Feldman comments on HPC in the cloud

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Michael Feldman brings together several examples of working HPC use in the cloud in a recent blog piece at HPCwire

For example, the company was able to rent CPU cycles on EC2 to run a bioinformatics sequencing code on a 64-node EC2 cluster. For a 20 minute run, the cost to Eli Lilly was $6.40. That’s hard to beat when compared to the price of maintaining those additional 64 compute nodes on a permanent basis.

For bioscience businesses, the cloud story is especially compelling. Unlike other traditional HPC users like government labs, financial services firms, and oil & gas companies, life sciences came relatively late to the information technology game, so computing know-how and infrastructure at these companies tend to be spread rather thinly (at least relative to, say, a DOE lab). But today biotech companies are fully immersed in and dependent upon information technology, especially high performance computing.

Michael also touches on a very real concern, satisfying the real security needs of companies and organizations with a mission to protect their data (that’s the real security needs — the security weenies will drum out all sorts of reasons “you can’t do that” that mostly boil down to “because we’ve never thought about it before;” these are real problems, but not real security problems)

The early experiences by these drug firms also point to how security concerns are holding back more widespread use of cloud computing. In this case, their main concern is protecting their intellectual property and patents, but almost all HPC users (not to mention just everyday enterprise users) have security issues of one sort or another. It’s worth noting here that Verizon’s new cloud platform offers added security, primary because their cloud runs over their own private network. But they also offer additional security in the form of identity and access management, host intrusion detection, application vulnerability assessment, network application assessment and professional security services. It’s not too hard to imagine that computing in the cloud can be made at least as secure as it is behind a local firewall.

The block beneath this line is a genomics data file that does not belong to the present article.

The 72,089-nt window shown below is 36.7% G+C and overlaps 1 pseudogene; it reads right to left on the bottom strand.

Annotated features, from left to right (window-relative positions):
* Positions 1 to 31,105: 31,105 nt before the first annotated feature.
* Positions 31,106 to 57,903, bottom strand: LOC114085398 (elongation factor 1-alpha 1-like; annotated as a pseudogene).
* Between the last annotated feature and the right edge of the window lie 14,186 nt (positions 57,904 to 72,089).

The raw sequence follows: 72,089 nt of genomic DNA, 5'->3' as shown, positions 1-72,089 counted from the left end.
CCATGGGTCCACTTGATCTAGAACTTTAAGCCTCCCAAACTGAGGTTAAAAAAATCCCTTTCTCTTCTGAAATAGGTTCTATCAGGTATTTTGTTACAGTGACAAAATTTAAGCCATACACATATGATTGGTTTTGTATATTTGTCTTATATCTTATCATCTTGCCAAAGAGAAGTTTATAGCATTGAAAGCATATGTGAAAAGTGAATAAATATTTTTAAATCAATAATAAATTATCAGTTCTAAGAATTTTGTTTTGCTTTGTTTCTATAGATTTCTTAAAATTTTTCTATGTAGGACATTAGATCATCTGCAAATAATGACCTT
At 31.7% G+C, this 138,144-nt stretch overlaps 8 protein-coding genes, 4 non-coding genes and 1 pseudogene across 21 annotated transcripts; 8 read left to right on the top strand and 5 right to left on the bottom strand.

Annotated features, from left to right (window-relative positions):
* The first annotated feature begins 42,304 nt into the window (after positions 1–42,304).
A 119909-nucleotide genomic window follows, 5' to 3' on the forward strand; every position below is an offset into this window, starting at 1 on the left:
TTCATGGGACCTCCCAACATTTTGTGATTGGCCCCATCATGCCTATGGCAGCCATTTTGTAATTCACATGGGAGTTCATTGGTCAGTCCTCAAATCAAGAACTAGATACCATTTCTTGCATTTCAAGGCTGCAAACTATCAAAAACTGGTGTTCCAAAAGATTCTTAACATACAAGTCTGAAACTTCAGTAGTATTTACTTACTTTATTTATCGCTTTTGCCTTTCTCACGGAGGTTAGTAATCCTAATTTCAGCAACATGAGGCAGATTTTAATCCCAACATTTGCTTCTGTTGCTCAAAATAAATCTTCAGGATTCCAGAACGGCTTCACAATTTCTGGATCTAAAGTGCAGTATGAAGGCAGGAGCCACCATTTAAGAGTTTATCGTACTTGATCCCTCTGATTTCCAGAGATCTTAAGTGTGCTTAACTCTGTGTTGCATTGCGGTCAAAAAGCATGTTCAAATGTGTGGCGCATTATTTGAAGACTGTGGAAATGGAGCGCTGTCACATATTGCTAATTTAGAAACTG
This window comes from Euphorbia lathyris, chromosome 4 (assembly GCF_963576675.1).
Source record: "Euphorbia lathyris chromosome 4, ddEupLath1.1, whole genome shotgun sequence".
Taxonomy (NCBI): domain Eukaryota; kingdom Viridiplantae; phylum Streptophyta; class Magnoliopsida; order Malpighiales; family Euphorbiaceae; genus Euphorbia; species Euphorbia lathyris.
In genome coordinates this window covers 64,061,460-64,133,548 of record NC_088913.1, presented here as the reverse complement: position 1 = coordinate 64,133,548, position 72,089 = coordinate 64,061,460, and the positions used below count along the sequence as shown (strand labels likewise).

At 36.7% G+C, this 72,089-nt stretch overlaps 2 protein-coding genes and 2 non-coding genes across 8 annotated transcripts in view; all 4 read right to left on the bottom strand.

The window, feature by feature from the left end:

Of course there are many who feel that HPC is solely about getting to each and every drop of performance, and running HPC applications in the cloud will never be as efficient as owning the iron, so it will not work out in the long run. Michael’s take matches my own

My take on this is that focusing on performance and computing efficiency ignores the more useful (but more slippery) concept of productivity. I’ve yet to see a research paper look at HPC in the cloud from this perspective.

While you certainly can’t argue with the benchmark results that demonstrate lower performance in some cases, I think the key point is to contrast some performance penalty for using clouds with the much greater penalty of not doing the computation at all. Also, there is a real cost to maintaining a datacenter that extends all the way from the administrators and the power bills to the headaches in getting a literal act of Congress (as required at many federal institutions) before doing significant upgrades to existing facilities or adding new footprint. I think that those that argue that cloud computing is on its face not useful are just as wrong as those that argue it is the universal panacea for all computing ills.